It always annoys me whenever I hear people lament the slow death of British culture; how we have an ever-decreasing lack of national identity, traditions and pride. I grew up in Central London and always enjoyed the multiculturalism my hometown afforded; I have also lived abroad a couple of times and think this has all allowed me to appreciate other cultures whilst noticing the pros and cons of my own.
When I was living overseas and feeling homesick, the main things I missed aside from my family were (unsurprisingly) the quirks of English cuisine; Marmite, Branston Pickle, Cheddar cheese, chip shop chips (for these are a specific breed of chips native only to these windswept isles), full English breakfasts, and of course, the mighty Roast Dinner. Continue reading Roast Dinners: The quest for the best in Bristol→
Bristol is known for many things; Isambard Kingdom Brunel, the Clifton Suspension Bridge, colourful houses, hot air balloons, boats, slavery, a ridiculous accent and lethally strong cider. But Bristol has also come to the fore in recent years as the epicentre of some of the best urban art in the world.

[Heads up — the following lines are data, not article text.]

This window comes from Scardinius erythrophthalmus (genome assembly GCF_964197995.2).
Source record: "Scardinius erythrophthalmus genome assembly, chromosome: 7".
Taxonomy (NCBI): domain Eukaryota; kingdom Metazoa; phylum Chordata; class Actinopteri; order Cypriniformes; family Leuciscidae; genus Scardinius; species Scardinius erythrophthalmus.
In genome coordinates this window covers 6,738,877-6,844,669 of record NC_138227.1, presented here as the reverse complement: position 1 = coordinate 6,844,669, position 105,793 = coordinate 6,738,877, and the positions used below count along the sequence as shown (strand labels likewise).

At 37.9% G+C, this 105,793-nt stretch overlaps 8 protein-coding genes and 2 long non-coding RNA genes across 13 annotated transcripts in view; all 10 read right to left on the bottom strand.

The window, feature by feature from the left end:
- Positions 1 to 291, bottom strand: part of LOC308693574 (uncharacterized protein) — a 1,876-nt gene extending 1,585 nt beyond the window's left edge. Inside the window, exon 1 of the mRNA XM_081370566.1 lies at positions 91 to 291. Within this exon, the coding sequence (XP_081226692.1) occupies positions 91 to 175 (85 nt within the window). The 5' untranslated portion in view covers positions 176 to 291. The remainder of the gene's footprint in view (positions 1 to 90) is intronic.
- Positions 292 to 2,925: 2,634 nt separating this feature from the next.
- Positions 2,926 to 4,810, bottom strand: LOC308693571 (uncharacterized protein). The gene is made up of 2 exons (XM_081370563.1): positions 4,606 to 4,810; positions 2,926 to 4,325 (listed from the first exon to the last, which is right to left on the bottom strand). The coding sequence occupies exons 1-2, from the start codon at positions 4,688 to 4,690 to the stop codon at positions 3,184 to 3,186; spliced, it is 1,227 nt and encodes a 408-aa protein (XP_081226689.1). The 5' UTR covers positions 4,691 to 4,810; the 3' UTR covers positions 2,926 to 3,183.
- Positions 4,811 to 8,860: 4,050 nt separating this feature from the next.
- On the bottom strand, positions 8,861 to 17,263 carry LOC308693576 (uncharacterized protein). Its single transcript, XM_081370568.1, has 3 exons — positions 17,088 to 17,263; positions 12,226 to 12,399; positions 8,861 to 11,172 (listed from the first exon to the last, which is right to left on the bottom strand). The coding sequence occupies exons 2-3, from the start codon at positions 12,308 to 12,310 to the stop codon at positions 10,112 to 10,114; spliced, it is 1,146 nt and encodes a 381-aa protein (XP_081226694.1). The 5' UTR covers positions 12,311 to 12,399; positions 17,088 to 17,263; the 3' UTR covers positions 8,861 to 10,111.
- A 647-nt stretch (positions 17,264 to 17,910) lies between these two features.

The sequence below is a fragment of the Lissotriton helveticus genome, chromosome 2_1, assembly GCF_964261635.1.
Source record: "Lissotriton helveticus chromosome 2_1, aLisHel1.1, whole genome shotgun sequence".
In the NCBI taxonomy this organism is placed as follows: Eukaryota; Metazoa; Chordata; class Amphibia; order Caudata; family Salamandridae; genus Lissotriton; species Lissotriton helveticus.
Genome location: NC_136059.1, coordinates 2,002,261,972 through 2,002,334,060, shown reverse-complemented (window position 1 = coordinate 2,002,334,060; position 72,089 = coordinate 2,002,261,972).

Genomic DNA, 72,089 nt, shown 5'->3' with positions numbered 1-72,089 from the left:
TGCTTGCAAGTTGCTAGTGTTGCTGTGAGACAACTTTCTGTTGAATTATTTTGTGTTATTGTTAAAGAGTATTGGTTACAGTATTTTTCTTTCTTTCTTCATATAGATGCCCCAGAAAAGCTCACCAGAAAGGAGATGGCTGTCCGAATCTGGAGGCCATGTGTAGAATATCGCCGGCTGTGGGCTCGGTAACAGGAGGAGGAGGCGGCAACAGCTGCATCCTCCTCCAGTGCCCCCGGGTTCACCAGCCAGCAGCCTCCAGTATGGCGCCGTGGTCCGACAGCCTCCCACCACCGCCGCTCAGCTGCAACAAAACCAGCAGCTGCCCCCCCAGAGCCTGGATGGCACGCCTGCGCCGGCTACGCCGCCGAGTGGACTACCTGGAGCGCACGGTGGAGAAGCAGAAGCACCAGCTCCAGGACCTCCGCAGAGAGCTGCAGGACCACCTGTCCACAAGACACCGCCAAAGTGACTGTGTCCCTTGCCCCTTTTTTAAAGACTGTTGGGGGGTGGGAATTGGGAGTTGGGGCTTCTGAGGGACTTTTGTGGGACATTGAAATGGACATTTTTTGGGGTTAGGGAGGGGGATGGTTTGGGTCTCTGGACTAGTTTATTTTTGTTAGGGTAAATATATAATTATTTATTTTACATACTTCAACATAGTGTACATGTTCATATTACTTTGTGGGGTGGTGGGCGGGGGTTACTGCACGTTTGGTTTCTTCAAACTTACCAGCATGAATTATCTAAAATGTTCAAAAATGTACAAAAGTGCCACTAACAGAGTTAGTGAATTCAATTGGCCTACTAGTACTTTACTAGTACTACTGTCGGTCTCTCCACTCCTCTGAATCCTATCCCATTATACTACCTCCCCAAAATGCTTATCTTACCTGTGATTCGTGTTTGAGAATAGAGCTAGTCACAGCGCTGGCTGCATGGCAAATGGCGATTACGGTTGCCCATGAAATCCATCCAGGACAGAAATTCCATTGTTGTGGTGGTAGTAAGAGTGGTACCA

As well as the numerous festivals and arts events every year (including See No Evil and Upfest) you can see world-class graffiti all over the city, but nowhere is more of an open air gallery than Stokes Croft, also known as The People’s Republic of Stokes Croft.
Allow me to illuminate a more artistic and less-likely-to-lead-to-liver-cirrhosis route, through Bristol’s most alternative and artistic neighborhood.